The IMF uses only SDRs in its transactions with members
and prescribed holders of SDRs (see Annual Report 2001,
Page 67:

http://www.imf.org/external/pubs/ft/ar/2001/eng/index.htm

SDR holdings of the United States have risen slightly
over the last several years, according to the IMF's
International Financial Statistics.

4. Why does the IMF insist that members record swapped
gold as an asset when a legal change in ownership has
occurred?

This is not correct: the IMF in fact recommends that
swapped gold be excluded from reserve assets. (See Data
Template on International Reserves and Foreign Currency
Liquidity, Operational Guidelines, para. 72:

http://dsbb.imf.org/guide.htm

5. Since 1994 what dealings has the IMF had with the
U.S. Exchange Stabilization Fund?

Since 1994 the IMF has not had any dealings with the
U.S. Exchange Stabilization Fund.

6. Since September 2000, approximately 40 tonnes of
gold have left the vaults of the New York Federal
Reserve each month. Is this gold IMF gold, and if not,
is the IMF aware of the country that is responsible for
these outflows?

No, inflows or outflows of gold at the New York Fed are
not related to IMF gold. The only gold transactions
that the IMF has carried out in recent years were the
off-market transactions for the HIPC, referenced in
question 1. For further information on the question
raised, please contact the New York Federal Reserve.

Public Affairs Division
External Relations Department
International Monetary Fund
http://www.imf.org

* * *

Bill:

My immediate impression of the gold swaps issue is the
following.

I went to the IMF's discussion of the International
Reserves Template and they state in Paragraph 72 (which
is mentioned in the e-mails you forwarded) that "Assets
pledged are typically not readily available. If clearly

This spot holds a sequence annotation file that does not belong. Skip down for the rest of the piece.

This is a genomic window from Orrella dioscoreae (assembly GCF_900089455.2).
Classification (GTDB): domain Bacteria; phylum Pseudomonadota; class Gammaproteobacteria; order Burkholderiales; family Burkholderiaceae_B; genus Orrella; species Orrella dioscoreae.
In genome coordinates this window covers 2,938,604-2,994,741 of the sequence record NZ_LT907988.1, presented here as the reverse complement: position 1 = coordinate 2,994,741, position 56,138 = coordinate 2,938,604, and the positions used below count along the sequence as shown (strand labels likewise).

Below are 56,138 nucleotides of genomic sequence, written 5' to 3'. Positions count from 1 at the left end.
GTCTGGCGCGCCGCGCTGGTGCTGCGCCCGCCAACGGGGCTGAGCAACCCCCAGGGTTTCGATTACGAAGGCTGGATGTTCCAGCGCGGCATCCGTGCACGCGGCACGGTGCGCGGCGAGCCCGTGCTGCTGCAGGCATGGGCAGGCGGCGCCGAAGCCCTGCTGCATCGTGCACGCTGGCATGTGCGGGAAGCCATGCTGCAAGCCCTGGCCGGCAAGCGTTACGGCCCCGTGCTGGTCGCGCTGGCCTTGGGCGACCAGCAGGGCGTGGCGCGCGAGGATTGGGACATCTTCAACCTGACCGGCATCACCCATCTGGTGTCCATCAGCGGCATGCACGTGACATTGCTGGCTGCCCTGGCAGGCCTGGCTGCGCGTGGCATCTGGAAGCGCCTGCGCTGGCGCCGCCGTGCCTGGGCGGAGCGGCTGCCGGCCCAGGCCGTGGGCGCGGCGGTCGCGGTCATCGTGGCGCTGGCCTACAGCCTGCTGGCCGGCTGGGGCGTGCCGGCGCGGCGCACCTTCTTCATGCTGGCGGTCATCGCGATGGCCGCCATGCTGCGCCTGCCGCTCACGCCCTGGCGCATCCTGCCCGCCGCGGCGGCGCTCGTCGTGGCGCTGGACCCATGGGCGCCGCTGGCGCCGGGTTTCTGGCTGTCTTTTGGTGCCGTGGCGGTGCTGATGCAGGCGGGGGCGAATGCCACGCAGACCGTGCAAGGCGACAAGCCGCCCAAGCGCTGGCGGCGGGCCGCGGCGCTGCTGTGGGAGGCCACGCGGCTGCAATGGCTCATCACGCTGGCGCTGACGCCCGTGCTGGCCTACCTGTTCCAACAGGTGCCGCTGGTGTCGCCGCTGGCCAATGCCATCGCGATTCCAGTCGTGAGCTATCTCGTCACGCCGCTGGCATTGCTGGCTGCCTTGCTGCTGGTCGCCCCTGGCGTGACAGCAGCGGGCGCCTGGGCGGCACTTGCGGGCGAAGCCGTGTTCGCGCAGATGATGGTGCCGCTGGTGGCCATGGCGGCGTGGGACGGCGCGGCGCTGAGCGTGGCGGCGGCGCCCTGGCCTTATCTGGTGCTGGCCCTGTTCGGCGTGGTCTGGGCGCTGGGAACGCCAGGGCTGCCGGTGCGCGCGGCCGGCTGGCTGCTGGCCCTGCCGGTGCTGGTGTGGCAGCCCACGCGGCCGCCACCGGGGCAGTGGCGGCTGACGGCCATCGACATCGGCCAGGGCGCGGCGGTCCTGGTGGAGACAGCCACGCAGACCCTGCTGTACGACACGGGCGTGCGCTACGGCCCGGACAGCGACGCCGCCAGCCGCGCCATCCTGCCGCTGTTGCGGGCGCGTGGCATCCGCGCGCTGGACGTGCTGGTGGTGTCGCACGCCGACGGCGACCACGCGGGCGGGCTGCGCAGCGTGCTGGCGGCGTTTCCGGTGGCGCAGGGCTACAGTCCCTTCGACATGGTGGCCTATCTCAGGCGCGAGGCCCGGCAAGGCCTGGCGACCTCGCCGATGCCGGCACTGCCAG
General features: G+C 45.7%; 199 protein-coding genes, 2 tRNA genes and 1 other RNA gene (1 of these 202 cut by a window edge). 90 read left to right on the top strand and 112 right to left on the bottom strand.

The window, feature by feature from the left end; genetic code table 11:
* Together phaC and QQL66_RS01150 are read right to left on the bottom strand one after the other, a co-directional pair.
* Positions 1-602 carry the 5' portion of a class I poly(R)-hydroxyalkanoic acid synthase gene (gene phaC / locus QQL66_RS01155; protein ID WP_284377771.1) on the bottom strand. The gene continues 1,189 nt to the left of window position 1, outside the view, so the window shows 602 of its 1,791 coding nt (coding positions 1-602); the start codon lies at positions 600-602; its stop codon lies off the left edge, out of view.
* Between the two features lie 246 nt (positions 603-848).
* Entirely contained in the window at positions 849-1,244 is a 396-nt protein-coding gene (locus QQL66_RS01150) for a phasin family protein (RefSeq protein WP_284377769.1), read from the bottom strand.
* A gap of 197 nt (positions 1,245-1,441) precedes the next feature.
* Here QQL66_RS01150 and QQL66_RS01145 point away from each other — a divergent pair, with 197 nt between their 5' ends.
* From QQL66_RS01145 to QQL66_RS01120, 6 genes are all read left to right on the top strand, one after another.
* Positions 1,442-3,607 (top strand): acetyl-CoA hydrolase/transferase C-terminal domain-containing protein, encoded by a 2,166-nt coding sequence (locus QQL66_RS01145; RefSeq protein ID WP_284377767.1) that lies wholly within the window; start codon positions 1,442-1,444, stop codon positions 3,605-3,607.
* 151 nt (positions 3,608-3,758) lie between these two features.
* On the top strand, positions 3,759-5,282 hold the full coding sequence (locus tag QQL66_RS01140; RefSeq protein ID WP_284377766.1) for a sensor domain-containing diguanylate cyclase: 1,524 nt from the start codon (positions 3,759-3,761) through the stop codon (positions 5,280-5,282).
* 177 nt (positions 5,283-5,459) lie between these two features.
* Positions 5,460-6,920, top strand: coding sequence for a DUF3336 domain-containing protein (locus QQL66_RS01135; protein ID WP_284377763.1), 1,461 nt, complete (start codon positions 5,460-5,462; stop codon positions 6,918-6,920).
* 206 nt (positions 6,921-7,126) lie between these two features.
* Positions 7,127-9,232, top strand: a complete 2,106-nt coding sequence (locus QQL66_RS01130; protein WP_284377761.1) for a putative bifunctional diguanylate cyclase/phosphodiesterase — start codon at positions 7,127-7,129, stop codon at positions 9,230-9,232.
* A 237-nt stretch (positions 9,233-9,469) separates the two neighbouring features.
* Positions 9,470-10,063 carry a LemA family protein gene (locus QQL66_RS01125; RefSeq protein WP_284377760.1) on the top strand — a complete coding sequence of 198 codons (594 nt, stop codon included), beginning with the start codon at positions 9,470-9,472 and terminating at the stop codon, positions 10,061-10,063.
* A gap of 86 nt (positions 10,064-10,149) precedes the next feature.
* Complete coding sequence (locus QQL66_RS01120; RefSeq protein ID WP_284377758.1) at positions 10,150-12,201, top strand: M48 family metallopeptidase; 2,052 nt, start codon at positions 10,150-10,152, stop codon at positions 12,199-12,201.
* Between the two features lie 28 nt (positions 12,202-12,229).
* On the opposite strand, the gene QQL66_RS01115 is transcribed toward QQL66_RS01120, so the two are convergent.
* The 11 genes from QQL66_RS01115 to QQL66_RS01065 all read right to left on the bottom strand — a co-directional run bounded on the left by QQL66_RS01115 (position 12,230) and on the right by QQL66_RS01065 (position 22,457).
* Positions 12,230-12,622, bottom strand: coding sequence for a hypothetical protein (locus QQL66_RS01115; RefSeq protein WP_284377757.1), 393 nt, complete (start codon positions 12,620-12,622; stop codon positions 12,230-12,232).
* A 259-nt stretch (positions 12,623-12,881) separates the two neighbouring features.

not readily available, pledged assets should be
excluded from reserves." They go on to say, "Pledged
assets are separately identified from securities lent
or repoed and gold swapped in Section IV memo items of
the template."

In Paragraph 100 the IMF states: "Accounting practices
for gold swaps vary among countries. Some countries
record transactions in gold, in which the gold and cash
exchanged are reflected as offsetting asset entries on
the balance sheet. Others treat gold swaps as
collateralized loans, leaving the gold claim on the
balance sheet and recording the cash exchanged as two
offsetting asset and liability entries on the balance
sheet."

As a footnote to the second example, the IMF states:
"This treatment applies only when an exchange of gold
and cash occurs, the commitment to buy back the gold is
legally binding, and the repurchase price is fixed at
the time of the spot transaction. The logic is that in
a gold swap the 'economic ownership' of the gold
remains with the monetary authorities, even though the
authorities have temporarily handed over the 'legal
ownership.' The commitment to repurchase the quantity
of gold exchanged is firm (the repurchase price is
fixed in advance), and any movement in gold prices
after the swap affects the wealth of the monetary
authorities. Under this treatment, gold swapped remains
as a reserve asset and the cash received is a repo
deposit."

The last sentence is very important. Basically it is
the method that most central banks would probably
choose, as it hides the amount of gold that has left
the vaults. It is crucial that the IMF does not require
a specific treatment of gold swaps to be used; more
than one method is apparently acceptable.

I think you're right about the Philippines story. As
far as I'm concerned it stated that the IMF wanted
members to record swapped gold as an asset.

As I look over the IMF answers and find loopholes and
interesting excerpts I will e-mail you my thoughts.